Pattern: Baggy Cardi
Available Here
When you've finished your blanket or wash cloth and you have your basic pattern written down, now is the time to write it up professionally. You need to think back to what you like about patterns and what annoys you, try to think of your own format of pattern and don't copy others unless you really love the layout and information provided in that pattern layout. You need to write down the type of yarn you have used, the crochet hook size you used, and a basic gauge for people to work to. Think about anything else you have added to your blanket like ribbon or buttons, list it all down in your pattern at the beginning. List down what sizes the pattern is for or what finished size the wash cloth or blanket is.

You also need to take a nice photo. Think about the setting of your design. If you have designed a baby blanket it may be nice to showcase it with a teddy bear, or if you have designed a wash cloth it may be nice to showcase it with some soap or a rubber ducky. Good lighting is very important so try and photograph your work during the day when it is brighter. When you have your photo add it to your pattern, which by now you should be typing up in Word.

It is also nice to add some extra information about your pattern such as how hard it is to make, a difficulty level. You can also add a basic stitch library for abbreviations and any extra notes you think the pattern requires. Think about your customer base, us Brits use a different terminology, even though I write up my patterns in US terminology I always add that it is written in US terminology within the pattern so that any UK customers know what to expect. If the pattern doesn't state this and the pattern only contains double crochet stitches then depending on what the crocheter knows or thinks, they may end up with a very different design. Cover all bases!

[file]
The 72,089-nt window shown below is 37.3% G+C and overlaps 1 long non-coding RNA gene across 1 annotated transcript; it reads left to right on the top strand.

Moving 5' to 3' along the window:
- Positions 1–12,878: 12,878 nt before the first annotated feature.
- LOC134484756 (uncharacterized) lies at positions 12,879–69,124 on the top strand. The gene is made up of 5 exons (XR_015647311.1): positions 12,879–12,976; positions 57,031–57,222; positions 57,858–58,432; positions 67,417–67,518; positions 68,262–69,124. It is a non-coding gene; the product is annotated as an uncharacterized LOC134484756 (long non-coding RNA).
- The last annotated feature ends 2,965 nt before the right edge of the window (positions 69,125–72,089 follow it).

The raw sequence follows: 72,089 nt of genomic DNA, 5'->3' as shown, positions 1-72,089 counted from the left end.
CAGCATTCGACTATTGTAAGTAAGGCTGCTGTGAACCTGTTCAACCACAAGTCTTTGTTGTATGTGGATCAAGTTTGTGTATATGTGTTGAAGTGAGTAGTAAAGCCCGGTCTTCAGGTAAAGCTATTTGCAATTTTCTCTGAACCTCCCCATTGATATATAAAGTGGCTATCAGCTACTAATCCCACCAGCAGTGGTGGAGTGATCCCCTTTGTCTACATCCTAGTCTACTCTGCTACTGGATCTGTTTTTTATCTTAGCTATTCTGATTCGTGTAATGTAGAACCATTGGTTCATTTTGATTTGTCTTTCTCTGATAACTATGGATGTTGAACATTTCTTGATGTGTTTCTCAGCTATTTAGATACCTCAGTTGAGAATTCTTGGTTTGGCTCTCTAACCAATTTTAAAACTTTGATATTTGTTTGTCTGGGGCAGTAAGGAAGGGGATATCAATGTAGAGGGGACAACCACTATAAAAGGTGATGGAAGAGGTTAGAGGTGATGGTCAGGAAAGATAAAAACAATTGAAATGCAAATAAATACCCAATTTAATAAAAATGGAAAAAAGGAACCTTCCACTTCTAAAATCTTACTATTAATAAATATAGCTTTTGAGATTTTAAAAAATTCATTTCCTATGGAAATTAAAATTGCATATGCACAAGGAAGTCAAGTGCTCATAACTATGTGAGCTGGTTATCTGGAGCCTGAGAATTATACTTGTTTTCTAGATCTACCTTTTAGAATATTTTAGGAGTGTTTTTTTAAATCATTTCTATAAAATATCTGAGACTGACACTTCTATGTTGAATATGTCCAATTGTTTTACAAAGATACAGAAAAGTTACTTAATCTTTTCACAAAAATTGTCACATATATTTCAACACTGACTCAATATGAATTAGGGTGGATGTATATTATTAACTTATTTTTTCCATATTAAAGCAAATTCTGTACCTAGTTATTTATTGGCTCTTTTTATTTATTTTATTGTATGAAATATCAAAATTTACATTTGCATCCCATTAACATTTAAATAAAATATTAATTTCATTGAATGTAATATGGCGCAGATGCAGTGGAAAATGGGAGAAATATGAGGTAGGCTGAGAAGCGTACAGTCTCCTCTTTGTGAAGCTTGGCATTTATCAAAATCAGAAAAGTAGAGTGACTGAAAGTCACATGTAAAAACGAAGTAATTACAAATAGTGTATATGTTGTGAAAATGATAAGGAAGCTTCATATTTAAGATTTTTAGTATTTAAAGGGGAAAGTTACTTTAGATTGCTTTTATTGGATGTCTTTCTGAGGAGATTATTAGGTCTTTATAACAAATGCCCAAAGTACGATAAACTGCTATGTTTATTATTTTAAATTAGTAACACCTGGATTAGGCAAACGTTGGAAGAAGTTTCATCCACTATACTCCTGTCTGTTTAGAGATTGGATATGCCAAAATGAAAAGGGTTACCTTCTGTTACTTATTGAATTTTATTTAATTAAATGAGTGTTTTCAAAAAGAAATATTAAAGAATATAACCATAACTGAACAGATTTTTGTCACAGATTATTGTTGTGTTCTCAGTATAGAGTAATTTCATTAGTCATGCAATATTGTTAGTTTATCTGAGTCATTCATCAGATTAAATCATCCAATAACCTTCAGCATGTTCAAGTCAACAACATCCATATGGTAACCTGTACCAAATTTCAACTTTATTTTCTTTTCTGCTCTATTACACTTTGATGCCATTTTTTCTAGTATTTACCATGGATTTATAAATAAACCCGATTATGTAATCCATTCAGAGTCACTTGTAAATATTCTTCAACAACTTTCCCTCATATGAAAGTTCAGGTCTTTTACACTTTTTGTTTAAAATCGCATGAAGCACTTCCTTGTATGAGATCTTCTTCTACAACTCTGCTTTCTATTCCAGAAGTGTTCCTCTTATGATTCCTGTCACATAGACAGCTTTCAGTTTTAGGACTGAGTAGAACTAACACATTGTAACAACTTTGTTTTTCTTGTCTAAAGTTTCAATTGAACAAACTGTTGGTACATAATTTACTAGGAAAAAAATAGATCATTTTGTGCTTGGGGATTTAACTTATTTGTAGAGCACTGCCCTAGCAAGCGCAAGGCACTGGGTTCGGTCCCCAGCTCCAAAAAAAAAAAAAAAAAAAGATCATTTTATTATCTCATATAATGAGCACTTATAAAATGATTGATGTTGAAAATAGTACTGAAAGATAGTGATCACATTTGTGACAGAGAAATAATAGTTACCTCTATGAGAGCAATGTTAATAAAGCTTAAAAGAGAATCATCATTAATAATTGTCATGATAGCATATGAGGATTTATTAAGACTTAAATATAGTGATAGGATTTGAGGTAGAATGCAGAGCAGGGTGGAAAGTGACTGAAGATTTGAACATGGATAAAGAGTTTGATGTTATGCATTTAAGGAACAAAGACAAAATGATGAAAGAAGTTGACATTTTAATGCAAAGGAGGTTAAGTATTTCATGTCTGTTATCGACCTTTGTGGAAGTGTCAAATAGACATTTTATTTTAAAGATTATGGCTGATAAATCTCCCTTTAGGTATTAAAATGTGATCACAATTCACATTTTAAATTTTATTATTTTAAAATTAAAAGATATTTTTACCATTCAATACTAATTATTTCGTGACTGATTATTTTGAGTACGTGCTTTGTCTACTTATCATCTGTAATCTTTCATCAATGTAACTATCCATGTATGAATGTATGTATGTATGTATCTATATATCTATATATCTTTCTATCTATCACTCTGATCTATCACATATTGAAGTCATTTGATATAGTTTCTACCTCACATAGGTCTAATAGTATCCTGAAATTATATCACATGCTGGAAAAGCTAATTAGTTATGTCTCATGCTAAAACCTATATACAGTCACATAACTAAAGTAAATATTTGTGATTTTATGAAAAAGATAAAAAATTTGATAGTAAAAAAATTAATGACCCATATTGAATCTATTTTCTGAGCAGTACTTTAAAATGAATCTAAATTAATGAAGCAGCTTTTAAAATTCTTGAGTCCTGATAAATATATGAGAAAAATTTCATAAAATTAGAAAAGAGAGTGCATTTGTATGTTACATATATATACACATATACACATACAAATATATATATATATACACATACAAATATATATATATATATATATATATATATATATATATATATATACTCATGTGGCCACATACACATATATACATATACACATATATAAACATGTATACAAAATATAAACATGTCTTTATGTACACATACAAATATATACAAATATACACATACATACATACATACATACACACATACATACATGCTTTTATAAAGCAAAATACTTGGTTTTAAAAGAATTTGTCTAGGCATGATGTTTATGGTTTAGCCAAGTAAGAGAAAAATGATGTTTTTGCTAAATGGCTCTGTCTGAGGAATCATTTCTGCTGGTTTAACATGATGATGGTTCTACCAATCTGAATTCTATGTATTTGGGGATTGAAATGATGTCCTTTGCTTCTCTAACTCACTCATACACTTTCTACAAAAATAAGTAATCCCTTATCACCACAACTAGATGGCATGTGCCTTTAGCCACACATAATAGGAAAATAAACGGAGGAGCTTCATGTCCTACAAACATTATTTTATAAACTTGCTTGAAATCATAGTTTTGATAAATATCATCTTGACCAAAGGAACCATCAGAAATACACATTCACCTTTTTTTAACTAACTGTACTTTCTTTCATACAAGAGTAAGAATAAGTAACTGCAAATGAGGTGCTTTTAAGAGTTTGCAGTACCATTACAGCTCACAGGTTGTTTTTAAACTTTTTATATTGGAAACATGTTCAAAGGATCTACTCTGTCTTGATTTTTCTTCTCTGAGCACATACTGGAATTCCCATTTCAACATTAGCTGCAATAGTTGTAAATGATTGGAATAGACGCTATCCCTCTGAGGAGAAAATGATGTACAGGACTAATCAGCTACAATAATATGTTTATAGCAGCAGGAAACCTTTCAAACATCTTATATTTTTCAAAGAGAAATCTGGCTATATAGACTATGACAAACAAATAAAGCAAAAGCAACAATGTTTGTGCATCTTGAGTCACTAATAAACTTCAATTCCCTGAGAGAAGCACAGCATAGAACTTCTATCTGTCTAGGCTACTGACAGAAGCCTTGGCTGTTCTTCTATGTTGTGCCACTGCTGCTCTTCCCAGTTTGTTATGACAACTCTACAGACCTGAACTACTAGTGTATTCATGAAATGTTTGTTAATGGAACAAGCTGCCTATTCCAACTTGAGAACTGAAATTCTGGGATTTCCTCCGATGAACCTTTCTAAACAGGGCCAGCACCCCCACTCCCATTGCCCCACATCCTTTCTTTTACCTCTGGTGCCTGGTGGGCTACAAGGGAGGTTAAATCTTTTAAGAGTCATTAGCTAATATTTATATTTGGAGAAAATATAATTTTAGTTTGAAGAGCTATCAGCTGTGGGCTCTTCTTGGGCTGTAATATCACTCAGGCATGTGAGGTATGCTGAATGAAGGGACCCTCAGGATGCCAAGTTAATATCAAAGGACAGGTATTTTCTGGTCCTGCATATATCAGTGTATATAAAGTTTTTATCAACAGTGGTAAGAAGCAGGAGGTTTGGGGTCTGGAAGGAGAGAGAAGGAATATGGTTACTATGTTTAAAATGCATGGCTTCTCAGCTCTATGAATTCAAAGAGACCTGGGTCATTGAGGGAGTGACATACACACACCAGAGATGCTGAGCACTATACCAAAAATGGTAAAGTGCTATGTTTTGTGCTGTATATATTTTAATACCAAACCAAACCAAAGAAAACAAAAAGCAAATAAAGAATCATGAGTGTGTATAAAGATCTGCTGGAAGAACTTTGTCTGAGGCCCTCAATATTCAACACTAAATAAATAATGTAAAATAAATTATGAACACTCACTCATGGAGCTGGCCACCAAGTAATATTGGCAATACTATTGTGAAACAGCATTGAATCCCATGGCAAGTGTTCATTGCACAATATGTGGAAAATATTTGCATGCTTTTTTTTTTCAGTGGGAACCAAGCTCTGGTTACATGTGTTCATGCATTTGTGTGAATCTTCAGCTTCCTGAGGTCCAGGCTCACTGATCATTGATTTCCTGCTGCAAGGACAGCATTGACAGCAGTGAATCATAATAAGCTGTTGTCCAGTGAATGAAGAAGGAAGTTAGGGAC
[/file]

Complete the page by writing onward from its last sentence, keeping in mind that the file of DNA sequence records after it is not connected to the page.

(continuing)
Now write up the actual design in steps, rows or rounds. Start by listing what yarn to start with if using more than one yarn type and what crochet hook they need to start with. Don't forget to add any small bits, but very important key bits, of information like TURN or FASTEN OFF, think about everything you have done and never assume the crocheter reading your pattern will know what you have done. 

When your design is complete turn it into a PDF. If you have Adobe Acrobat installed on your computer you can save as a PDF from Word but you can always leave your pattern as a Word document if you prefer. I recommend saving as a .doc file rather than a .docx file though, just in case people have an older version of Word.

Now you just need to advertise your design! Share it on your Facebook page or sell it on Etsy just as you would a normal product. Etsy now have the ability to sell digital downloads, which is really useful as people can download your work as soon as they purchase it. 

How you price your work depends on you. No-one can advise you on what is best, not even I. Think about how much work you have put in and what types of yarn you have used, think about your costs which includes your time. Try not to sell your work too cheaply but don't over-charge either however it is always best to have a price good enough that you can run sales as every one loves a good sale!

Good luck and let me know how you get on! Remember, don't be afraid to get it wrong as long as it's right in the end! But most of all enjoy the process and have fun, you'll be well on your way to becoming a designer before you know it. (^-^)

Any questions just post below or join me on Facebook or Twitter at http://www.facebook.com/happyberrycrochet and http://www.twitter.com/happyberryUK

For free patterns please join me on YouTube at http://www.youtube.com/user/happyberrycrochet or visit my website at http://www.happyberry.co.uk